The College Theater Association (CTA) has announced two upcoming productions to be held sometime in November or December: “A Midsummer Night’s Dream” by William Shakespeare and “Calvin Berger” by Barry Weiner. The two plays will be directed by Mason Barber and Caleb Eugley, respectively.
The COVID-19 pandemic threw a wrench in the CTA’s plans last year, making them unable to put on any in-person performances. Their activities were limited to Zoom, but members strived to make the most of the situation, hosting weekly meetings and workshops. The CTA also organized an SNL-type activity in which groups wrote and performed sketches virtually.
“As difficult as the pandemic was, the limitations it set on us actually allowed us to expand our ideas of what theatre is,” Barber, who is also the CTA president, said. “It pushed us to be more creative and develop a stronger understanding of movement and imagery. When you’re trapped in a small rectangle [on Zoom], there’s not much you can do. But we managed to expand past the rectangle and come out stronger, more united, and more creative.”
Eugley agreed that the pandemic-era restrictions had actually allowed for creative growth.
“The pandemic was a huge hurdle for us educationally and artistically,” Eugley said. “But we’re back in full swing now, and we’re so excited to show the ideas and concepts we’ve been working on.”
“Calvin Berger” is a modern take on “Cyrano de Bergerac” by Edmon Rostand, which was written in 1897. The updated version will be set in a high school, and the contemporary twist is sure to add lots of laughs.
“The original play is very entertaining by itself, so I’m sure a modern take on it will be hilarious,” Eugley said.
Barber selected “A Midsummer Night’s Dream” due to the challenging nature of the play, given its complex language. He pointed out that Shakespeare’s works haven’t been produced much at SUNY Plattsburgh, but he wants to change that. In doing so, he looks forward to challenging both himself and everyone else, encouraging them to exercise rarely used theatrical muscles.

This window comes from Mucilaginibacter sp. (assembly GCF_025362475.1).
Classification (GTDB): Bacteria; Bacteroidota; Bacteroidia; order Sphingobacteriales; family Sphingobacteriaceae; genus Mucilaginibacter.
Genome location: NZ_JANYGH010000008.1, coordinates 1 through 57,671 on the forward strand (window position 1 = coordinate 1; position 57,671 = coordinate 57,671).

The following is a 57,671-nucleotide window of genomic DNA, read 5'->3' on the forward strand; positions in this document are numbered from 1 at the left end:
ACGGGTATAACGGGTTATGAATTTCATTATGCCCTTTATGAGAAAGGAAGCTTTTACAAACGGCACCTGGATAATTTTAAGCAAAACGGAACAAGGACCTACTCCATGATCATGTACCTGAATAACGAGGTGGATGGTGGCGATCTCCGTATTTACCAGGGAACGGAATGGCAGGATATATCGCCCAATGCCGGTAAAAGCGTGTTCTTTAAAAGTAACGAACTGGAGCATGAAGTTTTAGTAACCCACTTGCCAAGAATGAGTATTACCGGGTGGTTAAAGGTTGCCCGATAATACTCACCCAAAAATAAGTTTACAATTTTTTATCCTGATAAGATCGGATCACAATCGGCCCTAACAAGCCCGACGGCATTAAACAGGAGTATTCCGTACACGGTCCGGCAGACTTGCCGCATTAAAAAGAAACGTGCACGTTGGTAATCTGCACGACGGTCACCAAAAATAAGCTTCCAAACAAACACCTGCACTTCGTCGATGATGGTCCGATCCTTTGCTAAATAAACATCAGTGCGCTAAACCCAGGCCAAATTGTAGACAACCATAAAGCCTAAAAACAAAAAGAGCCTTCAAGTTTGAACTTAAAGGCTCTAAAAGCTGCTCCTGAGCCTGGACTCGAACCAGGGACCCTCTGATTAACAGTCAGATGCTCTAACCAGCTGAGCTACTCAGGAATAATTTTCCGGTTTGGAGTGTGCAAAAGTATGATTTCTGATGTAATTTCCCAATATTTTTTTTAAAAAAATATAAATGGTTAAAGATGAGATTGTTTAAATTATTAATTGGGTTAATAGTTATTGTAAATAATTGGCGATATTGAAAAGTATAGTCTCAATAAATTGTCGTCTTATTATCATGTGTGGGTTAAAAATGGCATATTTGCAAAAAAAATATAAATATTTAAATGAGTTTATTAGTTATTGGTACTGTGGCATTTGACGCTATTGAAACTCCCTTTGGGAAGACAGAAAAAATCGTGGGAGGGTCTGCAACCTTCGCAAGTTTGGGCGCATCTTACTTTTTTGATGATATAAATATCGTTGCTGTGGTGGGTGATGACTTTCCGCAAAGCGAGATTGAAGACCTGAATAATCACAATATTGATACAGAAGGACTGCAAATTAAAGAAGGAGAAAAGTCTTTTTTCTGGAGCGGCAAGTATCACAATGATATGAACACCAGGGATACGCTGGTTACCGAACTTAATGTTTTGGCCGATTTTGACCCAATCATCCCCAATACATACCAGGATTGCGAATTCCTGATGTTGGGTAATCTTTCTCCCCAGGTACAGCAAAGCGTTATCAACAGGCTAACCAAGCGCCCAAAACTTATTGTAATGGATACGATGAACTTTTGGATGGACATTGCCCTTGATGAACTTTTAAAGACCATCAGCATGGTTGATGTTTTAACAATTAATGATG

In addition, he has some interesting ideas about how to make the production more engaging for audiences.
“I want to explore the concept of sensory theatre,” Barber said. “I want audiences to see, hear, taste, and smell the play. We might be incorporating different food items, candles, mist, and more. Also, I don’t want the audience to be sitting the entire time. I’m exploring ways to have the play be set in different rooms, letting the audience get up and move from place to place.”
The shows, however, will have to be performed in masks, but that’s not a major issue for either of the directors.
“I’m actually really interested to see how it turns out,” Eugley said. “Did you know some of the world’s most ancient plays were performed in Greece while wearing masks? It’s like we’re paying homage to the history of theatre, almost.”
Barber shares Eugley’s enthusiasm regarding the incorporation of masks.
“Last night, it just clicked in my head how I can best utilize masks in the play,” Barber said. “What if we used different masks for different settings — for example, using a mask resembling a leaf to represent characters being outside in nature. Also, a moment of trust and intimacy between two characters can be represented by them taking off their masks for each other. Maybe for comedic purposes, they’ll take off their masks just to reveal another one under it.”
Auditions for the plays were held on the 24th and 25th. After a year of no performances and given some current regulations and restrictions, there was some expectation that people would hesitate to show up. However, the directors were happy with the turnout, excited especially by the number of freshmen that expressed interest in performing.
“The CTA is buzzing with energy and enthusiasm right now,” Eugley said. “After a year of no in-person performances, we can’t wait to show everyone what we’ve come up with. I think everyone should be excited to see what we have planned.”